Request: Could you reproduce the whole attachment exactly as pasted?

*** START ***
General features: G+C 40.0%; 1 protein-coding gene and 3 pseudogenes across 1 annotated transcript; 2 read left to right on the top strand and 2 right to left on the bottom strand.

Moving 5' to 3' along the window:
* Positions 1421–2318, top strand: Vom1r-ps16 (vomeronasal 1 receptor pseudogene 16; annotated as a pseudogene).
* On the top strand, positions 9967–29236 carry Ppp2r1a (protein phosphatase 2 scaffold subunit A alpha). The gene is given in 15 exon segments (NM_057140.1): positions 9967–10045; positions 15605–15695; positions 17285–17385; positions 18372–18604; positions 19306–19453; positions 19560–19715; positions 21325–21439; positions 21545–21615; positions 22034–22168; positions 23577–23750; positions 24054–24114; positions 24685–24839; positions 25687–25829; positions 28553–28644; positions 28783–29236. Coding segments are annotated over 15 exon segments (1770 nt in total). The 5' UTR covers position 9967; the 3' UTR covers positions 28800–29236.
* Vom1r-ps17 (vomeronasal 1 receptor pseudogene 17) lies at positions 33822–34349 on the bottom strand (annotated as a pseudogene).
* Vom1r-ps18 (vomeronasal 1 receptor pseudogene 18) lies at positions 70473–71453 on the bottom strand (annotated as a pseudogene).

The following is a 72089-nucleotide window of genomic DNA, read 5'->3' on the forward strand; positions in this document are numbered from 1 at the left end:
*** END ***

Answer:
General features: G+C 40.0%; 1 protein-coding gene and 3 pseudogenes across 1 annotated transcript; 2 read left to right on the top strand and 2 right to left on the bottom strand.

Moving 5' to 3' along the window:
* Positions 1421–2318, top strand: Vom1r-ps16 (vomeronasal 1 receptor pseudogene 16; annotated as a pseudogene).
* On the top strand, positions 9967–29236 carry Ppp2r1a (protein phosphatase 2 scaffold subunit A alpha). The gene is given in 15 exon segments (NM_057140.1): positions 9967–10045; positions 15605–15695; positions 17285–17385; positions 18372–18604; positions 19306–19453; positions 19560–19715; positions 21325–21439; positions 21545–21615; positions 22034–22168; positions 23577–23750; positions 24054–24114; positions 24685–24839; positions 25687–25829; positions 28553–28644; positions 28783–29236. Coding segments are annotated over 15 exon segments (1770 nt in total). The 5' UTR covers position 9967; the 3' UTR covers positions 28800–29236.
* Vom1r-ps17 (vomeronasal 1 receptor pseudogene 17) lies at positions 33822–34349 on the bottom strand (annotated as a pseudogene).
* Vom1r-ps18 (vomeronasal 1 receptor pseudogene 18) lies at positions 70473–71453 on the bottom strand (annotated as a pseudogene).

The following is a 72089-nucleotide window of genomic DNA, read 5'->3' on the forward strand; positions in this document are numbered from 1 at the left end: